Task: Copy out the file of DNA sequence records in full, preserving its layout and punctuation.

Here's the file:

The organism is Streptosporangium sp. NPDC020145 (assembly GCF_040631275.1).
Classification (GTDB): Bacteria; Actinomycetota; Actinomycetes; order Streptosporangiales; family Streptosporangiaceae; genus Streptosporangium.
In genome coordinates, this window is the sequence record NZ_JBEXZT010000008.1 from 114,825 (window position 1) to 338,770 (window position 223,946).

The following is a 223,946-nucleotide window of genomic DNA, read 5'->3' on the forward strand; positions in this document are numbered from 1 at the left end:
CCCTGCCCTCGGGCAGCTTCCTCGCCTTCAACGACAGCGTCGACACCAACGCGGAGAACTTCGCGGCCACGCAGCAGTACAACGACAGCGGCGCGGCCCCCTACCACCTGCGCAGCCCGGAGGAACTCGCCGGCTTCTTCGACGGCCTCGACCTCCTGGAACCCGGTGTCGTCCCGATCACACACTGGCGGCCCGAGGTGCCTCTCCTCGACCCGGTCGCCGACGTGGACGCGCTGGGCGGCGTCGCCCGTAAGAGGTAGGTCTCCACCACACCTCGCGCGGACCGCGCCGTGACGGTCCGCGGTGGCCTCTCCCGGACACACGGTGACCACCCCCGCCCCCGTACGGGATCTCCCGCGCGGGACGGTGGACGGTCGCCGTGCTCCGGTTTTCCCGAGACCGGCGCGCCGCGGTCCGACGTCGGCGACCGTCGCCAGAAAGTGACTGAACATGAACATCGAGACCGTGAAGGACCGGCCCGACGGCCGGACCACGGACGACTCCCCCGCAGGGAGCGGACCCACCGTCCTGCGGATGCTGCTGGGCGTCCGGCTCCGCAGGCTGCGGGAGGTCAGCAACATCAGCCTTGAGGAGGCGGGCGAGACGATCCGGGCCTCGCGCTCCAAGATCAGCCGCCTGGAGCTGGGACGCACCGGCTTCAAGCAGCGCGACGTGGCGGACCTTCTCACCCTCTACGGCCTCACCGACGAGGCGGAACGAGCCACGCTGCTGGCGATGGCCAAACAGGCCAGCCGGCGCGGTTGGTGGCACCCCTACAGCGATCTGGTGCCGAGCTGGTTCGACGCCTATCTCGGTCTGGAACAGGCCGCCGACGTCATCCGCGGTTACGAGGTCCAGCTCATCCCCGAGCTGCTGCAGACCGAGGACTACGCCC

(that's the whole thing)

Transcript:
The organism is Streptosporangium sp. NPDC020145 (assembly GCF_040631275.1).
Classification (GTDB): Bacteria; Actinomycetota; Actinomycetes; order Streptosporangiales; family Streptosporangiaceae; genus Streptosporangium.
In genome coordinates, this window is the sequence record NZ_JBEXZT010000008.1 from 114,825 (window position 1) to 338,770 (window position 223,946).

The following is a 223,946-nucleotide window of genomic DNA, read 5'->3' on the forward strand; positions in this document are numbered from 1 at the left end:
CCCTGCCCTCGGGCAGCTTCCTCGCCTTCAACGACAGCGTCGACACCAACGCGGAGAACTTCGCGGCCACGCAGCAGTACAACGACAGCGGCGCGGCCCCCTACCACCTGCGCAGCCCGGAGGAACTCGCCGGCTTCTTCGACGGCCTCGACCTCCTGGAACCCGGTGTCGTCCCGATCACACACTGGCGGCCCGAGGTGCCTCTCCTCGACCCGGTCGCCGACGTGGACGCGCTGGGCGGCGTCGCCCGTAAGAGGTAGGTCTCCACCACACCTCGCGCGGACCGCGCCGTGACGGTCCGCGGTGGCCTCTCCCGGACACACGGTGACCACCCCCGCCCCCGTACGGGATCTCCCGCGCGGGACGGTGGACGGTCGCCGTGCTCCGGTTTTCCCGAGACCGGCGCGCCGCGGTCCGACGTCGGCGACCGTCGCCAGAAAGTGACTGAACATGAACATCGAGACCGTGAAGGACCGGCCCGACGGCCGGACCACGGACGACTCCCCCGCAGGGAGCGGACCCACCGTCCTGCGGATGCTGCTGGGCGTCCGGCTCCGCAGGCTGCGGGAGGTCAGCAACATCAGCCTTGAGGAGGCGGGCGAGACGATCCGGGCCTCGCGCTCCAAGATCAGCCGCCTGGAGCTGGGACGCACCGGCTTCAAGCAGCGCGACGTGGCGGACCTTCTCACCCTCTACGGCCTCACCGACGAGGCGGAACGAGCCACGCTGCTGGCGATGGCCAAACAGGCCAGCCGGCGCGGTTGGTGGCACCCCTACAGCGATCTGGTGCCGAGCTGGTTCGACGCCTATCTCGGTCTGGAACAGGCCGCCGACGTCATCCGCGGTTACGAGGTCCAGCTCATCCCCGAGCTGCTGCAGACCGAGGACTACGCCC